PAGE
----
People with disabilities will soon be able to sunbathe on more popular beaches in Greece, as the country has decided to make a total of 287 beaches on all the islands fully accessible for people with mobility problems.
Such a project, which has cost almost €15 million, will include the installation of the SEATRAC system, which is a fixed mechanism that includes a chair with a remote control that can be moved in and out of the sea, SchengenVisaInfo.com reports.
As CN Traveller reports, so far, the improvements have already been installed at more than 140 beaches.
The founder of SEATRAC, Gerasimos Fessian, who lives by the sea in Greece, has revealed that as a result of the impossible mobility, he always had a problem with entering and exiting the water.
Thus, Fessian, together with the CEO of TOBEA (Thinking Out of the Box Engineering Applications, who developed the SEATRAC system) Ignatios Fotiou, had began to research possible solutions to this problem.
“When I realised the gaps in accessibility issues, I was fascinated. I could help people by fulfilling unmet needs – my personal drive was to create products that could help vulnerable social groups,” Fotiou pointed out in this regard.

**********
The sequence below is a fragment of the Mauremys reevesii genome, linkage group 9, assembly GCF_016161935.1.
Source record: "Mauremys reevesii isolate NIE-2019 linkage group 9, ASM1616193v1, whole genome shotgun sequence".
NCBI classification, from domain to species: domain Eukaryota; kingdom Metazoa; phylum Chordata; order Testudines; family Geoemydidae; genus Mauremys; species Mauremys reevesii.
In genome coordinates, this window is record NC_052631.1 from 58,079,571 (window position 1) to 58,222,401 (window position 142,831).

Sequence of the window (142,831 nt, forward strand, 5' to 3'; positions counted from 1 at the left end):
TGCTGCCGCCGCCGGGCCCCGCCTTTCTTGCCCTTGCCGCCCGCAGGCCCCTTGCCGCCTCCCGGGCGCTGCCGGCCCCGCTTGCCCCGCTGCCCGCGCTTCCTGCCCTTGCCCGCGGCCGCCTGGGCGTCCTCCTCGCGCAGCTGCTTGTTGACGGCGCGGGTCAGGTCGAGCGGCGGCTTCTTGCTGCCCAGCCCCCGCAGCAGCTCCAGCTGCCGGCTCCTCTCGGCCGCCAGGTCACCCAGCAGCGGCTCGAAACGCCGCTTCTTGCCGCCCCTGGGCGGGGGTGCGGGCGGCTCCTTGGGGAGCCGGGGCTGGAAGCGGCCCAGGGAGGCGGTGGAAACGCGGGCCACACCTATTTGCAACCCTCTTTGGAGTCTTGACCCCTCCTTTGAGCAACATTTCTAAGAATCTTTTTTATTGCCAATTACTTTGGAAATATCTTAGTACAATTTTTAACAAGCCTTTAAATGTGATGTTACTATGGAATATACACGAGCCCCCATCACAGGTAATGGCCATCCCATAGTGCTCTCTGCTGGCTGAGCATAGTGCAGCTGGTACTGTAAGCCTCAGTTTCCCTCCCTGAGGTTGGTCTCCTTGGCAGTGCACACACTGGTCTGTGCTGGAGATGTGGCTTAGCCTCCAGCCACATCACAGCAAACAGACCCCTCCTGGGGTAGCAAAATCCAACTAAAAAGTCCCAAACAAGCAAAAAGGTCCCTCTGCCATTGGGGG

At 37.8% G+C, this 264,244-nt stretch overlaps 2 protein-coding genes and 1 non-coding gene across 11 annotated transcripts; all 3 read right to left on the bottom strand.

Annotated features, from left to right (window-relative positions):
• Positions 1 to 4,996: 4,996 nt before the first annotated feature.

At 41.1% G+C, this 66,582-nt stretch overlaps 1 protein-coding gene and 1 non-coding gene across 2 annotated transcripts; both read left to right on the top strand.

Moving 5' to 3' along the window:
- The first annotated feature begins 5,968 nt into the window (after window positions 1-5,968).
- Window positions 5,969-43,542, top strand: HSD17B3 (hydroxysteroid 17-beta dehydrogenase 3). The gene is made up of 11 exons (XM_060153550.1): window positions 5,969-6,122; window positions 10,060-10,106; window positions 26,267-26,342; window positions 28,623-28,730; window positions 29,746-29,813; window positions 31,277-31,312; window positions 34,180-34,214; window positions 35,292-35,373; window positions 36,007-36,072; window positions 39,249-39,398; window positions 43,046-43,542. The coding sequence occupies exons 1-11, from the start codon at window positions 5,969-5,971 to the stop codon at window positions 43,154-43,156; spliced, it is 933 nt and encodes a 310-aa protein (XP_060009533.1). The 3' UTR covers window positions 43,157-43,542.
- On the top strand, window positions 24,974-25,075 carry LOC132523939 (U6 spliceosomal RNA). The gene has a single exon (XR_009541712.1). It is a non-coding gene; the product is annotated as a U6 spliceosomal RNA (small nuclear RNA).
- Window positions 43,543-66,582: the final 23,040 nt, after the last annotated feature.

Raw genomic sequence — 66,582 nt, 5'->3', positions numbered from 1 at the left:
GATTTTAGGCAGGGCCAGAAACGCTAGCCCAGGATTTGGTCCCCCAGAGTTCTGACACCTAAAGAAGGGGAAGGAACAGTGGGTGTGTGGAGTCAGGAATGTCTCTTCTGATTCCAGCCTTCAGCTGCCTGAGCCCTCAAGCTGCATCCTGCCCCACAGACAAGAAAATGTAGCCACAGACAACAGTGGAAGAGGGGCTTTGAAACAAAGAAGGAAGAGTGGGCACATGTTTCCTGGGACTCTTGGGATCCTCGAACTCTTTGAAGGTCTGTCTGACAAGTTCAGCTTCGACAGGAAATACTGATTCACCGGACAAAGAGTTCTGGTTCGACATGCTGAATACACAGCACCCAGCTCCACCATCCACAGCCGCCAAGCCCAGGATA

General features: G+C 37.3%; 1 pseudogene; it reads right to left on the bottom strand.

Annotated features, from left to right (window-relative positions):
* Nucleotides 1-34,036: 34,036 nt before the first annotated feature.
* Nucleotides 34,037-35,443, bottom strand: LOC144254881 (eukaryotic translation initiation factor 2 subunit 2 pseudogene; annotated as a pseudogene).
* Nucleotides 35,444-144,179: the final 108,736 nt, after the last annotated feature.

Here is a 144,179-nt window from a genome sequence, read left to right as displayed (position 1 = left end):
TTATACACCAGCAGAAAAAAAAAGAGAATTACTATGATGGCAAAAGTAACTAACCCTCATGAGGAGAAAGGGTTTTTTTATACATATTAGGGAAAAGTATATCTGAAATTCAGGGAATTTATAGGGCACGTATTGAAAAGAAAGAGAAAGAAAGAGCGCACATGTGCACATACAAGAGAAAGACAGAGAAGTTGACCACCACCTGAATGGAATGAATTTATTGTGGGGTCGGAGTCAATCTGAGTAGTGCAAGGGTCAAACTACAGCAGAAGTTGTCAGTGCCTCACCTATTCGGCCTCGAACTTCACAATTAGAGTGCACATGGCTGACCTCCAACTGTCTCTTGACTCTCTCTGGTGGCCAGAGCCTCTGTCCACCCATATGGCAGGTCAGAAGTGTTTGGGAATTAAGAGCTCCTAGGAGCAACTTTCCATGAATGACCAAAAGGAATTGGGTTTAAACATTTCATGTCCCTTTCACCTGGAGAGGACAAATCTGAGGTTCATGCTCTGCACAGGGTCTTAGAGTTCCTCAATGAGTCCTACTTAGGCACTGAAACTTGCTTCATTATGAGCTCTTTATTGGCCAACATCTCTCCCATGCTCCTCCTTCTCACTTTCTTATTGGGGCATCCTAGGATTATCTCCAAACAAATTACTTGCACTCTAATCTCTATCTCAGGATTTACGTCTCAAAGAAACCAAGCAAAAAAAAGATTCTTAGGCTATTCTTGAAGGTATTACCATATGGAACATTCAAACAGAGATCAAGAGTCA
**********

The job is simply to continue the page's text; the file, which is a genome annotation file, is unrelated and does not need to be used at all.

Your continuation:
In addition, in 2009, the prototype for this system was created for the first time, and it was commercialised later in 2012.
Fotiou also pointed out that after the SEATRAC system was launched, it was immediately used by the elderly, pregnant women and people with multiple sclerosis. At the same time, he said that the SEATRAC team consists of 20 members in total who also share the same vision.
Commenting on this decision, the Greek Minister of Tourism noted that equal access to the sea is an inalienable human right, adding that disabled people and people with limited mobility are given the opportunity to participate in beach activities with family and friends.
Moreover, Greece is not the only country working to make accessible travel more available as Museums across the United States are also installing and offering accessible features such as noise-cancelling earmuffs for visitors with sensory sensitivities and a wheelchair-accessible carousel as well.
Also, some national parks are wheelchair accessible, such as Badlands National Park in South Dakota. The same has the ability to accommodate wheelchairs in more than 92 per cent of its restaurants.